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Travel Blogs from Stockton-on-Tees
... for another group meal. I was able to say my farewells to Newcastle as well. The hardest farewells, of course, were the ones I said to my friends. I have made such an amazing group of friends in Durham. They have been like my family, and I don't know what I would have done without them this year. It's not where you go that makes a trip, but who you meet. I was privilege enough to have met some of the greatest people in the world at Durham.
... a peek in Ripon cathedral. We have a lot of cathedrals on the list to see... I'll have to decide if one is my favorite. Then it was west to Thirsk. Thirsk is the home town of the vet that wrote the James Herriot books, which Dad is a big fan of. We toured James Wights house/practice and even played some games there. Across the street is our b&b so we have a peaceful night before another big commuting day tomorrow when we'll drive to York and board the train to London ...
We left Carlisle early Sunday morning and drove along Lake Ullswater on way to Lake Windermere, The road was narrow in many places and climbed up to Kirkstone Pass at 485m,
We had a late breakfast by the lake and were amazed at some sort of Indian festival/parade that closed the streets - dozens of Indians dressed in Scottish outfits playing bagpipes.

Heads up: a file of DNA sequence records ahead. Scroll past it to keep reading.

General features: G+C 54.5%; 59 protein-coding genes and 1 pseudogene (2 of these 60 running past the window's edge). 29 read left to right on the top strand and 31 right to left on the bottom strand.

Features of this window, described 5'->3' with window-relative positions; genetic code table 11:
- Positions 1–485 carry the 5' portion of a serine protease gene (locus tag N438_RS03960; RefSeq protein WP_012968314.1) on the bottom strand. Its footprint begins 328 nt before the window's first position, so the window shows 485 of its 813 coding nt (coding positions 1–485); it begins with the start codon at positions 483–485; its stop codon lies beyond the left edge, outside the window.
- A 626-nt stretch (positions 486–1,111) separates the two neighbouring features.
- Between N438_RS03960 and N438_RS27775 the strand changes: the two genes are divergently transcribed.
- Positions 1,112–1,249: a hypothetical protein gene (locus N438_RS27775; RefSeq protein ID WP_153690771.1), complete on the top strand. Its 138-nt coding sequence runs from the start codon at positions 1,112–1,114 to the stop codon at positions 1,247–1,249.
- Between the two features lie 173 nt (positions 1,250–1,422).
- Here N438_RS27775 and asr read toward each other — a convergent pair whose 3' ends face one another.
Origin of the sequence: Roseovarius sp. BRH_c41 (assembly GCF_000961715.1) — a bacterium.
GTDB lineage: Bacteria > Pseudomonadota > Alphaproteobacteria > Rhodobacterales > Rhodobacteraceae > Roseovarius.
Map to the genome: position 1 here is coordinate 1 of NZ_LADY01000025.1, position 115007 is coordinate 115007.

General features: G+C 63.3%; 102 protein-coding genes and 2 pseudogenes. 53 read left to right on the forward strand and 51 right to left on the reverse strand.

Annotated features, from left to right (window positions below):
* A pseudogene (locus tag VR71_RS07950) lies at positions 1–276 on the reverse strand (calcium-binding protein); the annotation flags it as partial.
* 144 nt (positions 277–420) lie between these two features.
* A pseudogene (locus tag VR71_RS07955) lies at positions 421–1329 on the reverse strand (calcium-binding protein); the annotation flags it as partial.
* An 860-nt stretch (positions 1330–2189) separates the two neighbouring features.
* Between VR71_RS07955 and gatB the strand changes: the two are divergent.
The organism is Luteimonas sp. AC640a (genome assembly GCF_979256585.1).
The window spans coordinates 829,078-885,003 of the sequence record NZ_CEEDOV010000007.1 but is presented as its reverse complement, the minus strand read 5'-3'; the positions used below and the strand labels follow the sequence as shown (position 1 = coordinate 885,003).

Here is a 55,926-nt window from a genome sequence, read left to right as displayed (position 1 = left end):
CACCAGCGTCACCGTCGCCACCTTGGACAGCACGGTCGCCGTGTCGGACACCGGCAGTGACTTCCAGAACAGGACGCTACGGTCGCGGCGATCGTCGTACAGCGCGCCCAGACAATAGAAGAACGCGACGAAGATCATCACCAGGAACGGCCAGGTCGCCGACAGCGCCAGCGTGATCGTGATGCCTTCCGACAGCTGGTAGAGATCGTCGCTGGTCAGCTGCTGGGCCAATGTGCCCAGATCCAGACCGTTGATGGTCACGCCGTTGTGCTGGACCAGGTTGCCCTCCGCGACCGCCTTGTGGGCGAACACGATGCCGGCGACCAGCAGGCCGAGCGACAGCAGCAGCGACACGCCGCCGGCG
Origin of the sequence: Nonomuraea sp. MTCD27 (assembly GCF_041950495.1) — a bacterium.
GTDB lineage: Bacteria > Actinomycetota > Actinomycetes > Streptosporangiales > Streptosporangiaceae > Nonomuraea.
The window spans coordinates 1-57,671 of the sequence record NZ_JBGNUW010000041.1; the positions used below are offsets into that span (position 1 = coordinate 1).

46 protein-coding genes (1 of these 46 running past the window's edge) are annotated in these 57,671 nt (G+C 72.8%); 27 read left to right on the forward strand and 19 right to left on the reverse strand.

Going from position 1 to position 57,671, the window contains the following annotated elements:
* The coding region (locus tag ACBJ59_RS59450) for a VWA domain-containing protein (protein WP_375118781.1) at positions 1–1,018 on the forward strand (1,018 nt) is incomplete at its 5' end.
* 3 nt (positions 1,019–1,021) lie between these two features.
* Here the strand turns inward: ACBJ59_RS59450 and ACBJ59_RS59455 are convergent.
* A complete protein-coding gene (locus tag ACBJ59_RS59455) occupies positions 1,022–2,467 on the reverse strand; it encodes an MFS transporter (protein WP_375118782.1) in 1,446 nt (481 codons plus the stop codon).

We then caught the car ferry across Lake Windermere and drove along more narrow roads to Coniston ...
... rooms with displays, tea shop and store. They have trail maps. We find a loop of about 4 miles called Danby Rigg. It takes us to the village of Antithorpe which is one of the oldest in the area then up a slope to the moorland ridge. There are 3 types of heather turning the hills pink. Standing stones line the trail and the sheep keep it from turning back to forest. After about a mile on the ridge we head back down the ...
... it into the street where it exploded but caused no harm. On 4th August, the day we arrived in UK, people were remembering the start of WW1 in 1914 and the resultant tragic loss of lives. A visit to Yorkshire is not complete without a trip to Whitby and it was there we enjoyed some freshly caught hake and chips for tea. It was quite eerie driving back across the Moors to our cottage as there was what appeared to be a very large moon, a ...